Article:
Julia Arbutus//August 26, 2021
//August 26, 2021
It was only a few years ago that Christine Valeriann learned about the Garrett County Pilgrimage, a 1914 “suffrage hike” where seven women crossed the rural county on foot to drum up support for the suffrage movement and ultimately enlisted over 800 women to their cause.
As Valeriann tried to find more details about the pilgrimage, she realized just how little information existed about Maryland’s larger women’s suffrage history, and that many women did not even know when the 19th Amendment, which granted white women the right to vote, would celebrate the centennial of its ratification. (Maryland did not ratify the amendment until 1941).
Valeriann wanted to elevate Maryland suffragists’ stories, so she formed the Women’s Equality Day Celebration coalition, a group of more than 12 organizations across Maryland dedicated to educating the public about the state’s suffrage history and advocating for voting equity.
“Our campaign doesn’t just look backward,” Valeriann said. “We are continuing the fight. The right to vote was hard won, but not done.”
While most 2020 WEDC events were moved to an online format or postponed, this weekend counties across Maryland will host Women’s Equality Day Celebrations to commemorate the ratification of the 19th Amendment and to encourage involvement in the fight for voting equity.
Participating counties include Garrett, Montgomery, Prince George’s, Allegany and Baltimore city, and the events are free, nonpartisan and family-friendly. Some will be held virtually.
Garrett County was the first county to join the statewide celebration. Held at Sang Run Park, the event will include a ribbon-cutting for the recently restored Sang Run Election House, the oldest standing election house in Maryland. Garrett County’s Democratic Women and Republican Women’s Club, who are among the event’s partners, will be leading voter registration side-by-side.
The county’s branch of the American Association of University Women, and the lead sponsor of the WEDC, will present monologues and biographies from state and county suffragists, including women who participated in the Garrett County Pilgrimage.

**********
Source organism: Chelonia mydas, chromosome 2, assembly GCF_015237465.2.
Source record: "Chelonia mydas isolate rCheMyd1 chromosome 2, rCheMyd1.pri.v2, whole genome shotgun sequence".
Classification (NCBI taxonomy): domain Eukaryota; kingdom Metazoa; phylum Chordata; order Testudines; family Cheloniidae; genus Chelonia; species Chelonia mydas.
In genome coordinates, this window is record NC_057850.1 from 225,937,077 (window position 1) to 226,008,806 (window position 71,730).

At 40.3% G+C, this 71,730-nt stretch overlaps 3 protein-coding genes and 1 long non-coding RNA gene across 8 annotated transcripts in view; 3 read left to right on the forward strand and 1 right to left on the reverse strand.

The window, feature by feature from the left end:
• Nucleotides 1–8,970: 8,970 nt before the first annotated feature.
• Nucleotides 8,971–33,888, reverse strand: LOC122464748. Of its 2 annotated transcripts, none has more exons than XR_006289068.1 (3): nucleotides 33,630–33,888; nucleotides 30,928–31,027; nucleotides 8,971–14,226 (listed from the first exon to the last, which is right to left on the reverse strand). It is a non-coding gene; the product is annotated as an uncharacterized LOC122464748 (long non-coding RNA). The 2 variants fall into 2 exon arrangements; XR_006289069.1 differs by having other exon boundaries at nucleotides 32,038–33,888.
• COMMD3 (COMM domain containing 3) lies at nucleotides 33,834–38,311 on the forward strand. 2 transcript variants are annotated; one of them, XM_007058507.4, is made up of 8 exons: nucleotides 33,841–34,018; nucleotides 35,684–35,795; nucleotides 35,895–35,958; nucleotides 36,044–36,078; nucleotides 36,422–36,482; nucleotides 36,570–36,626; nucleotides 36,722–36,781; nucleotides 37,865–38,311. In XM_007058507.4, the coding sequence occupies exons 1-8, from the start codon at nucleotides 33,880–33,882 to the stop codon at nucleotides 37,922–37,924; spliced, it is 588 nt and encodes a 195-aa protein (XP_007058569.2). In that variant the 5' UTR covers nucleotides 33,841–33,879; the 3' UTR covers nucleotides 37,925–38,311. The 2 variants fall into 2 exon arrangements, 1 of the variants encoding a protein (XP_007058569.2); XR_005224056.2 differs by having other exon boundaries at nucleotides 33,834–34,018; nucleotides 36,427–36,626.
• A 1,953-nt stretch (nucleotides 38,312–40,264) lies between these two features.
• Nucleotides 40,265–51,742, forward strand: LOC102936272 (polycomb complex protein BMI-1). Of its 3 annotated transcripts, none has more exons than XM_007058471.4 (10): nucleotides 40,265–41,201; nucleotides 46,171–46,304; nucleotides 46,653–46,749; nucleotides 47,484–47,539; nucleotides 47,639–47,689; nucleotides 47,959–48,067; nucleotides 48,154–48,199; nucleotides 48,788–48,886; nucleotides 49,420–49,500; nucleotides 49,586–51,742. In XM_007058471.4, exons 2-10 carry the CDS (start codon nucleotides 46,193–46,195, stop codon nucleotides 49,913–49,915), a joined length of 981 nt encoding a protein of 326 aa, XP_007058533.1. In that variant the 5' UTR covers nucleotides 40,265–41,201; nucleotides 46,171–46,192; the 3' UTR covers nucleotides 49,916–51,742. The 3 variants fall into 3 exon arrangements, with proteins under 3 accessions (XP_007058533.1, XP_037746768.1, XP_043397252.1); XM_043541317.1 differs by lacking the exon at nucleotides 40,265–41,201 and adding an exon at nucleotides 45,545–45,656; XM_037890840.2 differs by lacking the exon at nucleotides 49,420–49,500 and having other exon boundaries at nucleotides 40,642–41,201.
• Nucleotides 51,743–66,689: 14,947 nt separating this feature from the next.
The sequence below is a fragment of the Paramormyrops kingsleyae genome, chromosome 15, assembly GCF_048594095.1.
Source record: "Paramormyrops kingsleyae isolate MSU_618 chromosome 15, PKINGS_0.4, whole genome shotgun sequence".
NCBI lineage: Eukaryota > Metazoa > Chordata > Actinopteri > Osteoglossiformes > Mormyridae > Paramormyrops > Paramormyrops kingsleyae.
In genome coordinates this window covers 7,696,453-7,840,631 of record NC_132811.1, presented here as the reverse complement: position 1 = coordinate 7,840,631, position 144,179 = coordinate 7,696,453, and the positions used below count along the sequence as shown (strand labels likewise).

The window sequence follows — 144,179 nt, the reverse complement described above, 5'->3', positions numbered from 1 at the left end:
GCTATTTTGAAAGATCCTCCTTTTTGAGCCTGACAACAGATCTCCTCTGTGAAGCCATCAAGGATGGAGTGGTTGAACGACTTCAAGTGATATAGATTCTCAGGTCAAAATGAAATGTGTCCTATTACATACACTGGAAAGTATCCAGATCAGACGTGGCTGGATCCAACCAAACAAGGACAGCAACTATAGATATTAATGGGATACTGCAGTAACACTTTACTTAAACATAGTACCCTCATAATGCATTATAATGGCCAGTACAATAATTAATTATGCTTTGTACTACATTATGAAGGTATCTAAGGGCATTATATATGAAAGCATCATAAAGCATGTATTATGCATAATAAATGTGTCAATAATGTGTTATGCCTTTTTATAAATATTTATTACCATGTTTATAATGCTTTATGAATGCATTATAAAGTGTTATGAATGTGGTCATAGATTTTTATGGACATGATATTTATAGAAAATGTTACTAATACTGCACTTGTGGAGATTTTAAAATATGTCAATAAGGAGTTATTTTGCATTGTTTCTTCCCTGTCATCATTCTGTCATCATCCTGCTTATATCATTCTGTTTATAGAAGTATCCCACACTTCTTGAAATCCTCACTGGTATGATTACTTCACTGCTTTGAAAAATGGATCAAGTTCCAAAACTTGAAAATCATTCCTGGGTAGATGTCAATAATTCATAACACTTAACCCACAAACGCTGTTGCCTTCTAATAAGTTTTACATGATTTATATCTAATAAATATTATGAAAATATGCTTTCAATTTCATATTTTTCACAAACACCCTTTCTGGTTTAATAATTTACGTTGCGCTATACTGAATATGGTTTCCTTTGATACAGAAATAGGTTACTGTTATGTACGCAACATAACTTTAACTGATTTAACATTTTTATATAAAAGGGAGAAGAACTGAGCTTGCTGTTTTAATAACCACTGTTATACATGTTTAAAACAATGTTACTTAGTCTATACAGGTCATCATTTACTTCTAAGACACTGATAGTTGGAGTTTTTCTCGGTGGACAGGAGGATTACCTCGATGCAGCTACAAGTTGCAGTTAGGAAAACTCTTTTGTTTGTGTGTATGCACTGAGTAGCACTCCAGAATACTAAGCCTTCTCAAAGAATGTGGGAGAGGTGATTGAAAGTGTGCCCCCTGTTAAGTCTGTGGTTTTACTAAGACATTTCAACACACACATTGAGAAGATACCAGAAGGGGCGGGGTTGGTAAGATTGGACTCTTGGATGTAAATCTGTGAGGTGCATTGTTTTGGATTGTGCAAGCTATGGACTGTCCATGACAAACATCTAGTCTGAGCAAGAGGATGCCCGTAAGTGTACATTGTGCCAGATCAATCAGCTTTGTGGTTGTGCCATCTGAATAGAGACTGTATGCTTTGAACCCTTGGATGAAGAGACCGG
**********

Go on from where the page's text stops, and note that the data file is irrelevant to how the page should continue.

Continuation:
“It’s important that people know that women fought for the right to vote,” said Judy Carbone, president of the Garrett County chapter of AAUW. “There was so much sacrifice and suffering and protesting.”
In preparation for the event, Carbone went to the county historical society to see if it had any information on local suffragists, but until recently, biographies of Maryland women involved in the movement were nonexistent. So, Carbone started talking to people she knew, posting about her search on Facebook and conducting her own research.
Eventually, Carbone connected with Diana Bailey, the executive director of the Maryland Women’s Heritage Center, whose mission has been to uncover women’s history in the state, to help reveal these women’s lives.
At the same time, the MWHC was working on its own project for the 19th Amendment’s centennial, documenting the lives of women suffragists across Maryland. Volunteers with the center pored over letters, scrapbooks, diaries and petitions to find the names and personal stories of women who often were not favorably reported on within the newspapers, if they were acknowledged at all.
Some women have been commemorated with suffrage markers at their historic residences or workplaces across the state, and several more are pending installation.
“All these stories were lost until recently,” Bailey said.
The MWHC presented its findings in an online exhibit and will also be taking some of the suffragists’ stories to Baltimore city’s WEDC in Druid Hill Park. The event will include voter registration and an informal vote on a ballot initiative, meant to provide insight into the needs of the community and help WEDC coalition partners focus their efforts.
Montgomery County’s WEDC event will also emphasize the importance of voting, with a virtual evening full of TED-talk-style presentations ranging in topic from how to get more women elected to reflections of a first-time voter.
Laurie-Anne Sayles, event organizer and Gaithersburg city councilwoman, said she wanted the event to focus on the diversity of women’s voices and speak to the intersectionality of the voting rights movement.
“We wanted to ensure the evolution of women’s involvement in politics was part of this event,” Sayles said.
Sayles has always been interested in ensuring everyone gets a voice at the table. As the first African American elected to the Gaithersburg City Council, Sayles said she embraced the representative responsibility of the role, and now, as a candidate for Montgomery County Council, she hopes to use her position to elevate women’s voices and get more young people involved in the community.
“If we are not playing a role in deciding who’s making decisions, we are missing out,” Sayles said. “Our community works better when more of us are involved. We can’t let up.”